“Let’s talk about me at the end,” said the boy, as he brought out his list of what he wanted to buy for his parents, step-parents, siblings, and step-siblings.

Then, said my sister, after each selection, the boy, with the precision of a young whiz-kid, calculated the balance carefully in his head, rounding up as needed.

At the end he was short, however. He never did get to choose something for himself, worried as he was that he didn’t have quite enough for the batteries he realized he’d also have to purchase for a couple of the gifts.

“Don’t worry,” said the officer, quietly. “There will be enough.”

So I’m sure you know how this story ends… up at the checkout…where someone reached into his own wallet to help the kid with the big heart…

And, of course, add that to the donations of food, wrapping paper, ribbon, tape, time, and goodwill from multiple sources in a community with a big heart.

In all the “bah, humbug” these days about a young generation thought more selfish than most and a few bad police officers (among tens of thousands of good ones) garnering all the press, I will savor this doubly-blessed gift in particular.

And in all the bah, humbug these days about the season itself, I will also savor the original message, still spelled

M-e-r-r-y C-h-r-i-s-t-m-a-s.

the-nativity***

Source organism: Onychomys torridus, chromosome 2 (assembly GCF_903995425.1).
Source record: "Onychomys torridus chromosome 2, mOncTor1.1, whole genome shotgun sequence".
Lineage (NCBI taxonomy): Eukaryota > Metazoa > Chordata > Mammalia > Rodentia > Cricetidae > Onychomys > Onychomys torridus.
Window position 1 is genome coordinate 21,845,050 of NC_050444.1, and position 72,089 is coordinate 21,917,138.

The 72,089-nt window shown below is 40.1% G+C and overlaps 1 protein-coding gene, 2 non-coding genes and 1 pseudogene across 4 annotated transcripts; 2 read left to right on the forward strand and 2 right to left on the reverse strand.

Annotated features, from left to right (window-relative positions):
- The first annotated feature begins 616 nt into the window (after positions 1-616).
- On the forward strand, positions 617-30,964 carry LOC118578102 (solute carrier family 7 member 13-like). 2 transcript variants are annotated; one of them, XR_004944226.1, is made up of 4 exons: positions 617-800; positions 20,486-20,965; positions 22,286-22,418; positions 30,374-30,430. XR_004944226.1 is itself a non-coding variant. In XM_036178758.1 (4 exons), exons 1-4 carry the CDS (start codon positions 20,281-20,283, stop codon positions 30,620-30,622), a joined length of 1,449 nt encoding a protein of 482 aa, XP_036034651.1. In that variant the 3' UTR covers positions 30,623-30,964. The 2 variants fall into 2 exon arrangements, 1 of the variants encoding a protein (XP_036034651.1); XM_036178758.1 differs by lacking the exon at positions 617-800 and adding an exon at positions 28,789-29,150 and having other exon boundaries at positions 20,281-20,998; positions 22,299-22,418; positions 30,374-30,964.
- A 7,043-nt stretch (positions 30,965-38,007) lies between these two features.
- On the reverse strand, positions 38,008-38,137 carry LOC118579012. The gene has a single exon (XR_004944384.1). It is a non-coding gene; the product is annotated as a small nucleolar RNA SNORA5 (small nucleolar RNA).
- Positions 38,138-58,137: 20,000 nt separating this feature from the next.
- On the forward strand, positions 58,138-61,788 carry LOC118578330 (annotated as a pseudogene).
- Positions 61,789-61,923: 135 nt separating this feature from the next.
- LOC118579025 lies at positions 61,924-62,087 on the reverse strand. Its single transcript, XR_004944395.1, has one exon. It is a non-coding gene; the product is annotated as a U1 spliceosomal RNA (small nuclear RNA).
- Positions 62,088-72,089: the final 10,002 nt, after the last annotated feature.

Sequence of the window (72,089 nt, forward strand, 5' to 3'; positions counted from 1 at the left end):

Ornament and wreath photographs by Andrew J. Beveridge, used with permission.

Nativity image from wikiart, public domain.

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On Self Efficacy, Spiritual Efficacy, and Another Danger of “Male Headship”

Phyllis Nissila

SPIRITUAL SELF-EFFICACY?

Self efficacy, or, “the extent or strength of one’s belief in one’s own ability to complete tasks and reach goals,” [1] is a key element of success in “the natural,” as it were.

I’ve been thinking about “spiritual efficacy,” i.e., to coin a definition, the ability of the believer’s belief in his/her ability in Christ Jesus, to complete (spiritual) tasks and reach goals. Continue reading

Posted in abuse, Christian Women Topics, cult and occult, most recent posts, Patriarchy/Complementarianism | Tagged , , , | 6 Comments

To Those Who Think We’re “Stupid”…

Phyllis Nissila

Phoenix_rising_from_its_ashes

To those…

Who think we’re stupid, Continue reading

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From Russia with Hope: “Christmas”…Re-Gifted

Phyllis Nissila

Below, is an updated re-post of my July 19, 2012 commentary originally entitled “From Russia with Hope: Christmas in July” featuring a timeless story of hope birthed (even) in tragedy, a theme exquisitely packaged, I think, in the Vladimir Nabokov short story “Christmas.” A story, I think, that beautifully mirrors another…
Continue reading

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The Face–and Soul–of Abuse, Part 2

Phyllis Nissila